As they blew past White Sox Park at 35th and La Salle Streets, the course looped back into the wind for miles ten, eleven and twelve. Those miles took 5:06, 5:06, and 5:01 but the wild card that the weather always is flipped over strong on the side of the runners from that point forward. As the wind subsided, the rain stopped and Chicagoans cheered, the marathoners upped the tempo.

At fourteen miles, Nzau gave up the charade and fell into the abyss. Later he hopped a ride on the women’s lead vehicle. At sixteen, Richard Keitany could no longer hang on, Kigen, too, once a favorite, but peaked two weeks too early and now saddled with a virus and gone. Then Bonzet faded, as one by one they were tapped of vitality, becoming pressure-popped machinery running half-spirited, marathon adventurers out for fame and fortune living too long the draining fringes of 2:08 pace.

The pack had been whittled to down to six.  Rob de Castella, the 1983 World Champion had come to Chicago to “reestablish” himself after a disappointing fifth-place finish in the Olympic Marathon in Los Angeles. Smith, the high-kneed frontrunner out of Providence College remained right there with his distinctive cheeks-puffing style. In row two Jones floated on a cloud of comfort, hardly out for more than a Sunday morning long run. Kamau alongside ran resolute, head down, well-raced coming in, and ready for a good one. Young Pitayo of Mexico had only one marathon behind him, a 2:16, but was he in the process of shaping a breakthrough? And Lopes, the Olympic champion, in Chicago playing with house money but answering questions about his motivation with each effortless stride as he lurked dangerously in striking position.

Just past 30Km at an ill-place aid station on the corner of Larrabee and Webster Streets, Smith clipped Kamau’s heel. Bang! Kamau was down! Hard! Jones kept Smith from falling as the pack’s cohesion disappeared in an instant. Fatigue had become a seventh presence in the group. Pack running had now become too dangerous. All concentration was recalled to pull internal monitoring duty. As sure as a sign from heaven, the time for winning was at hand.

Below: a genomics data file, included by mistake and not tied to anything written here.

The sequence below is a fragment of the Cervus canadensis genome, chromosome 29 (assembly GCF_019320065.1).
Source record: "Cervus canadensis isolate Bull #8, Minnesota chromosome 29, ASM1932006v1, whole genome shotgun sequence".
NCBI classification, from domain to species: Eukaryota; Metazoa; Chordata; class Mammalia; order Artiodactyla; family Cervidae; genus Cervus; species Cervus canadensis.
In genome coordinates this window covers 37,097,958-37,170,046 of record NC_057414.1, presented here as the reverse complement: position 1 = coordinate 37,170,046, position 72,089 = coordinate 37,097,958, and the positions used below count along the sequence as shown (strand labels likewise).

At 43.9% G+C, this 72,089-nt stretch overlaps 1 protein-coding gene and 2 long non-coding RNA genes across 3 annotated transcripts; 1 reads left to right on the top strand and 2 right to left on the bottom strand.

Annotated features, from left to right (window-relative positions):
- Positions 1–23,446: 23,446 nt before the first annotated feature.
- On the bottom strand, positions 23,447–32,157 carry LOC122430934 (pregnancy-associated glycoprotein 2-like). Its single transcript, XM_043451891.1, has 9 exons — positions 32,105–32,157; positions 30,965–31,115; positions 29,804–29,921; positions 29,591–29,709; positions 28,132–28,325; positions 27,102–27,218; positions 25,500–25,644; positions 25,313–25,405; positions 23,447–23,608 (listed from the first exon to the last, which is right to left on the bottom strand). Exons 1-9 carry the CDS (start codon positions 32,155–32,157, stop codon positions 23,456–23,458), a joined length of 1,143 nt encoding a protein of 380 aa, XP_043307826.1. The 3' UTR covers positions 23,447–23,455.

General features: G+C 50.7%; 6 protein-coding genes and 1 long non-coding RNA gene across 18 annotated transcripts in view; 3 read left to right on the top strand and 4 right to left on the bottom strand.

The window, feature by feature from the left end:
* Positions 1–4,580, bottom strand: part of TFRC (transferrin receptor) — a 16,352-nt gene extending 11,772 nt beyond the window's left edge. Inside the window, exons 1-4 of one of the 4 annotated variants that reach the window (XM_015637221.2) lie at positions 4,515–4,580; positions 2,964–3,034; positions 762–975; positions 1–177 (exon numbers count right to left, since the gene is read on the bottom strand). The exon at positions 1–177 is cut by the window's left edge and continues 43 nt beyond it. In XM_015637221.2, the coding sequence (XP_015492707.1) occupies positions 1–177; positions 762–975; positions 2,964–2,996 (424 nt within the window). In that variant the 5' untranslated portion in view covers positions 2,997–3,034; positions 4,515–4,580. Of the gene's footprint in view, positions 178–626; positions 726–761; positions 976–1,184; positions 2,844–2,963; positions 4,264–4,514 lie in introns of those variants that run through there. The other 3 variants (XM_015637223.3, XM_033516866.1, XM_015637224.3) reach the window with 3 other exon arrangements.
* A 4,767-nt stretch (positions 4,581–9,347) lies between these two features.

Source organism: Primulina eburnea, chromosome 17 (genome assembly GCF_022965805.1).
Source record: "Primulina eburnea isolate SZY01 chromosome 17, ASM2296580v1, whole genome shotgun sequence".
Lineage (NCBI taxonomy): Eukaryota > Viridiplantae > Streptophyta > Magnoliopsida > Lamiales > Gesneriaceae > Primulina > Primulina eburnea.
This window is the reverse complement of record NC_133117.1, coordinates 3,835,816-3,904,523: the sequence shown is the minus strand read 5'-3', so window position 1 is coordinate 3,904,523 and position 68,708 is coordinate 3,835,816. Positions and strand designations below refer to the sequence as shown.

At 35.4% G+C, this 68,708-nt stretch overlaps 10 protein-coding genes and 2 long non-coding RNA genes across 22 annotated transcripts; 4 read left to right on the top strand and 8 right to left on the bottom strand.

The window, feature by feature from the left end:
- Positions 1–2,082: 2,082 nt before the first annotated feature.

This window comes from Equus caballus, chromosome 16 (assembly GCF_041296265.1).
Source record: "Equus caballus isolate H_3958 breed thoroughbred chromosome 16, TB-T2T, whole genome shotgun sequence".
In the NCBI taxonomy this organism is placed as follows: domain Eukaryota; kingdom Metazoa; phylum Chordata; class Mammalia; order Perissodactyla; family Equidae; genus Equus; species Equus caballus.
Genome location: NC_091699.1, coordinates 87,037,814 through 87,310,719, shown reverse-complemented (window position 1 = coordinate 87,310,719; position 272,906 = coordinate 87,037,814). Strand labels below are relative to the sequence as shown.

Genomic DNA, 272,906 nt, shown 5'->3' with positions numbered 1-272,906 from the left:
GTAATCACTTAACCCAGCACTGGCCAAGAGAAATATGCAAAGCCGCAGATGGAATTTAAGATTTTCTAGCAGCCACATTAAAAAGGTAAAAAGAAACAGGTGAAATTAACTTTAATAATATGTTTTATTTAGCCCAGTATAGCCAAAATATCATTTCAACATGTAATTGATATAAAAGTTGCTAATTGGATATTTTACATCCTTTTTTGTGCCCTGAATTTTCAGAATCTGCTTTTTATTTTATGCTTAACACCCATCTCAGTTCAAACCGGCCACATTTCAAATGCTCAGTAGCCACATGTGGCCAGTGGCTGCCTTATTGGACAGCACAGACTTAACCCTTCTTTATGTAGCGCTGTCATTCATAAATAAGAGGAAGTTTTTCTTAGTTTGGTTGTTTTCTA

“Nobody was being very decisive,” said Steve Jones afterward. “I thought come nineteen or twenty miles de Castella, Lopes, or Geoff (Smith) would have made a decisive move and tried to get away. A few times before that I felt I could go, but I held back on purpose. But because they didn’t, I felt like I had held back enough, and it was time to go.”

Five weeks of altitude training in Park City, Utah along with three highly successful pre-marathon races in San Francisco, Dayton, and El Paso, Texas had Jonesey’s confidence soaring.  Even his inexperience at the marathon distance – he’d only started one before, `83 Chicago where he stepped in a pothole at sixteen miles and dropped out – became a paradoxical advantage; he had no fear.

After the Kamau fall, Jonesy eased to the front, itching to raise the stakes. Three furtive, chin-to-chest glances to gauge “who wants to play?” and his hesitancy could no longer be contained. With a resolve born of his Welsh coal-mining heritage, he turned his hole card and pushed every chip into the pot.

The miles blew by: 4:47, 4:42, 4:47, 4:41. Only Kamau, still awash in the adrenal residue of his fall, attempted to match strides with the RAF jet mechanic. But his would only be a short burn, and by 22 miles both Deek and Lopes had reeled Kamau in for a stand-up battle for second place. Kamau, Pitayo, and Smith accordioned behind, retreating into the caverns of their own yet-to-be-determined fates.

The race had not been engineered as a specific world record attempt, but none of the pre-race favorites were willing to preclude the possibility either. And when the pack arrived at 20 miles at 4:55 per mile average and the race still to be determined…